Paulson’s prescient (and huge) bet against subprime mortgages earned Paulson & Co. a jaw-dropping $15 billion return in 2007 when the housing market began to collapse, and the firm piled on another huge gain in 2008 as the dominoes (and the large financial institutions it was shorting) continued to fall. Deftly pivoting while other fund managers were still catching their breath, Paulson continued his run by establishing funds that would successfully capitalize on the recoveries of the same crippled institutions he’d previously bet against. He also created The Paulson Gold Fund, which banked a 35% return in its first full year.
This impressive string of lucrative maneuvers during the back half of the decade culminated in Paulson personally pocketing $5 billion in 2010, a new record for the hedge fund industry. He’s now the 39th wealthiest human on earth with an estimated fortune of $16 billion, while his firm is the third largest hedge fund in America with $36 billion under management.
The 10 Dividend Stocks John Paulson Began Buying in 2011While his ability to make gutsy calls ahead of macro shifts has paid off enormously in recent years, Paulson doesn’t have much of a reputation as a pure stock picker. So I was caught off guard when I was sifting through Paulson & Co.’s latest SEC filing and realized the firm initiated sizable positions in a diversified group of dividend-paying companies during the first three months of the year. Here’s a look at the ten dividend stocks Paulson began buying during the first quarter, ranked by how much capital he committed to each:
1. Hewlett-Packard Company (HPQ) represents the largest of Paulson’s new dividend stock positions. His firm purchased 25 million shares of the tech giant for an average price of $44.63.
Shares of HPQ are currently trading at $35.00, where they feature a 1.37% dividend yield. HP gave shareholders a 50% raise in March, which was its first dividend hike since 1998. The company enhanced the move by announcing intentions to increase its dividend by double-digits annually moving forward. Pretty bold for a company that went more than a decade without giving its shareholders a raise, but HP certainly has the potential to make up for lost time. Even after the huge dividend hike, the company maintains sub-9% forward payout ratio.
Because of his firm’s higher cost basis, Paulson’s position in Hewlett-Packard has a yield-on-cost of just 1.08%.
2. Weyerhaeuser Company (WY) is a forest products company that recently converted into a real estate investment trust. Paulson purchased 31.7 million shares of the “tree REIT” during the first quarter for an average of $23.38, swallowing up nearly 6% of the company in the process.
Shares of WY currently trade for $20.33, where they carry a 2.95% dividend yield. During last year’s REIT conversion, Weyerhaeuser issued a complicated cash/stock special dividend and raised its quarterly substantially to meet the requirements of its new status (to receive the REIT-related tax benefits, a company must distribute 90% of its taxable income to shareholders). The math is a bit messy, but investors exited 2010 with 150% more shares and (adjusted for the increased share count) a 665% gain in quarterly dividend income.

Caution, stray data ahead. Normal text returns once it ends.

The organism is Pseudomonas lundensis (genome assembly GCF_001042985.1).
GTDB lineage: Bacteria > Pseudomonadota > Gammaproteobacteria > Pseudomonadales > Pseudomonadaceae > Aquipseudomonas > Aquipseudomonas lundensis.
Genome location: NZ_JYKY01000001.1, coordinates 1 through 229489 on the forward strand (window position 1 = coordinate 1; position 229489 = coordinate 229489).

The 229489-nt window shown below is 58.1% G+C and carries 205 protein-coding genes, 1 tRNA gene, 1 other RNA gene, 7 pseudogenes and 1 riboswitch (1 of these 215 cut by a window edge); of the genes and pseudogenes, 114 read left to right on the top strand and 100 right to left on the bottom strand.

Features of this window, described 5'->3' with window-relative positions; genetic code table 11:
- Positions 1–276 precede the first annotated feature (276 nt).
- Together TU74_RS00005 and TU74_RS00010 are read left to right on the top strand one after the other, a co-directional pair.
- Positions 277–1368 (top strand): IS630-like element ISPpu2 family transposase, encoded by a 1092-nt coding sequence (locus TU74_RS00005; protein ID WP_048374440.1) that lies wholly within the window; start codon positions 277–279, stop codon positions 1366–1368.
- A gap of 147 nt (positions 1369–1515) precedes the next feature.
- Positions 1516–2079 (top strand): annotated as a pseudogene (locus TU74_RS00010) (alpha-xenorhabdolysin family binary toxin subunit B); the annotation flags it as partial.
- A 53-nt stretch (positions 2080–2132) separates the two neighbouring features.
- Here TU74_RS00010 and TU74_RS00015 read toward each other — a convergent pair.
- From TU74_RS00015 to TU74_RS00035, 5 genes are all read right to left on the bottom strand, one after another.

Paulson paid a 15% premium to the stock’s current level when acquiring his Weyerhaeuser stake, which has a 2.57% yield-on-cost.
3. Family Dollar Stores (FDO) is a company well known by Paulson. He opened a 6 million share position in the discount retailer during the first quarter of 2010 and closed it out by the end of the year for a gain of roughly 30%. He came back for more during the first quarter of 2011, loading up on another 3.5 million shares for an average of $47.51.
Shares of FDO are currently trading at $52.60, where they feature a 1.37% dividend yield. The company gave shareholders a 16% raise in January, pushing its payout higher for the 35th consecutive year. Only 67 publicly-traded companies currently have longer dividend growth streaks than Family Dollar, and just four of them are retailers: Lowe’s (LOW), Target (TGT), Walmart (WMT), and Walgreen (WAG).
Because his shares were purchased at a 10% discount to their current level, Paulson’s position in Family Dollar carries a 1.52% yield-on-cost.
4. Scripps Networks Interactive (SNI) operates television channels like HGTV, Food Network, and Travel Channel along with websites such as Shopzilla. During the first quarter of 2011, Paulson purchased 3 million shares in the company, spending an average of $49.62.
Shares of SNI currently trade for $47.14, where they carry a 0.85% dividend yield. Scripps initiated its quarterly dividend in August 2008, and improved its payout for the very first time last month, giving shareholders a 33% raise.
Because of his higher cost basis, Paulson’s position in Scripps has just a 0.81% yield-on-cost.